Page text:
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Familar face. Image by VW.

Familar face
VW's latest Golf includes a raft of changes beneath the skin plus a subtle update of the exterior styling.


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| Week at the Wheel | VW Golf GT TDI |

Inside & Out: star star star star star

On first acquaintance you need to look hard to spot the differences made to the exterior design of the new Golf. However, once you've seen new next to old or had them pointed out to you there are plenty of changes, most tellingly in the light treatments front and rear which, as well as sharing a clear genetic line with other new VWs - such as the Scirocco - add a definite edge to the Golf's appearance. The front in particular, with the new bonnet profile and grille, has a much more defined look and the more pronounced shoulder line that runs down the flanks gives the impression of a more sporting stance.

On the inside it's very much business as usual for the Golf, which means class leading levels of quality, fit and finish. Every knob and switch is well designed, easy to find and slick to operate. The entire ethos is captured almost perfectly in the dash display of dials, gauges and information screen that remain the epitome of simplistic style and clarity.

It's been said that many of the latest changes to the Golf were aimed at reducing manufacturing costs to increase profitability in this most challenging of market sectors in these difficult economic times. VW has managed to achieve this with no obvious sacrifice in terms of the car's quality or abilities; a fine result indeed.

Engine & Transmission: star star star star star

Our test car was fitted with the 138bhp four-cylinder turbodiesel engine that is likely to be one of the stronger sellers in the range, and rightfully so. It blends muscular real world performance - to rival most petrol alternatives - with fuel consumption figures in the mid forties (mpg) and the low emissions figures that such economy equates to. The manual gearbox remains the more sensible choice as the fairly expensive DSG loses some of its undoubted benefits if not specified in tandem with the paddles for changing gears - without which it effectively becomes a slick shifting, and more efficient, automatic gearbox. The slight shortcoming of smooth pull-away and low speed manoeuvring as the electronics actuate the clutch action also remains.

Ride & Handling: star star star star star

Having fallen short of class honours last time, VW set about improving the Golf's dynamics as a matter of priority when delivering this car to market. In practice the efforts have yielded results with a more direct and engaging driving experience. However, it remains some way shy of the perpetual class leader that is the Ford Focus. It's hardly a criticism of the Golf though, as no other rivals have managed to match the Ford, and the Golf compares very favourably with the majority of cars in its class. Where it does excel is in terms of the refinement and comfort on offer; VW's ability to make its smaller cars feel like much bigger ones remains an enviable talent.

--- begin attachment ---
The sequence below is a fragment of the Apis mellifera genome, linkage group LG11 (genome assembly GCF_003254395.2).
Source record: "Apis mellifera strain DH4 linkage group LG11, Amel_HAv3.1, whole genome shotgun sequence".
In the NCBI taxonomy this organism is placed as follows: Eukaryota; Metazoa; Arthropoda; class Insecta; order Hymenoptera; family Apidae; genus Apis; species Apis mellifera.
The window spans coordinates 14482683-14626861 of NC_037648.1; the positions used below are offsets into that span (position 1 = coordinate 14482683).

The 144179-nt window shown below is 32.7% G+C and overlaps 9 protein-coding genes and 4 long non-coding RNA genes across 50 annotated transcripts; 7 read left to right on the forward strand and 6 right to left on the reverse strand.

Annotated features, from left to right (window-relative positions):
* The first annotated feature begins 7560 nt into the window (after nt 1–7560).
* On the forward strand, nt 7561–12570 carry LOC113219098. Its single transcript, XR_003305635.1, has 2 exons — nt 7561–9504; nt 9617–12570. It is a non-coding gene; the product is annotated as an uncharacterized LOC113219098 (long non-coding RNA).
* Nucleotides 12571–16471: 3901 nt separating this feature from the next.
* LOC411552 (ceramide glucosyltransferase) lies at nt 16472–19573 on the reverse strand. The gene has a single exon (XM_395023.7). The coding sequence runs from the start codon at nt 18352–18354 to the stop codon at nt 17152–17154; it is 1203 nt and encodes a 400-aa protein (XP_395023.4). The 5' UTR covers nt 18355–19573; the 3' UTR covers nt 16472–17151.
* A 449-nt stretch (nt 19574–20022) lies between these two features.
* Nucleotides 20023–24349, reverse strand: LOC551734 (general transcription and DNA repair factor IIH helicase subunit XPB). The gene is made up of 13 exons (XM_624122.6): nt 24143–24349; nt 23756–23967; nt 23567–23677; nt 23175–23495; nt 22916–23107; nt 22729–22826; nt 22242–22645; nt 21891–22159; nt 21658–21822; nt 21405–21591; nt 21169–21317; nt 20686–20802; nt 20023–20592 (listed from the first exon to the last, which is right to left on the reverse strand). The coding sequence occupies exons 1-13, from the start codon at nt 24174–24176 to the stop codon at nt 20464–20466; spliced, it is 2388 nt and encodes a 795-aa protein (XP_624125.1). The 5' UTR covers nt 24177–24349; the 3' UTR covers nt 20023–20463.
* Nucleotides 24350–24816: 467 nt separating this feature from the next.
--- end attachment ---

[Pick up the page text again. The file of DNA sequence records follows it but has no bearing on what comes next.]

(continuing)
Equipment, Economy & Value for Money: star star star star star

VW's Golf remains a premium offering and is priced accordingly. However, it doesn't take an awful lot of time of looking over it and being in the car to understand why; it remains the class benchmark for many of the real world factors that appeal to car buyers in terms of living with a car on a daily basis and having one on the driveway. Many of these things are hard to apply a quotient to, but perception of quality and the feel good factor are beyond question. In cold hard terms some rivals - notably the Korean upstarts - offer more equipment and better warranty cover for much less money. However, they can't match the Golf's kerb appeal, image or desirability.

Overall: star star star star star

In many ways VW's claims that the previous Golf was the benchmark and therefore the only car it had to beat were pretty hard to refute; perhaps dynamics were the only weak link in an otherwise impressive package. This latest model maintains that status quo; it's almost peerless in terms of the ownership experience and desirability but still falls short of the class leading dynamics of the usual suspects. Overall, if the ultimate driving experience isn't top of your list, the Golf does indeed remain the car to beat.

Dave Jenkins - 6 Feb 2009    - Volkswagen road tests
- Volkswagen news
- Golf images

2009 Volkswagen Golf specifications: (GT TDI 140 DSG)
Price: 20,537 on-the-road
0-62mph: 9.3 seconds
Top speed: 129mph
Combined economy: 52.3mpg
Emissions: 142g/km
Kerb weight: 1322kg

2009 VW Golf. Image by VW.2009 VW Golf. Image by VW.2009 VW Golf. Image by VW.2009 VW Golf. Image by VW.2009 VW Golf. Image by VW.

2009 VW Golf. Image by VW.2009 VW Golf. Image by VW.2009 VW Golf. Image by VW.2009 VW Golf. Image by VW.2009 VW Golf. Image by VW.

2009 VW Golf. Image by VW.

2009 VW Golf. Image by VW.

2009 VW Golf. Image by VW.

2009 VW Golf. Image by VW.

2009 VW Golf. Image by VW.


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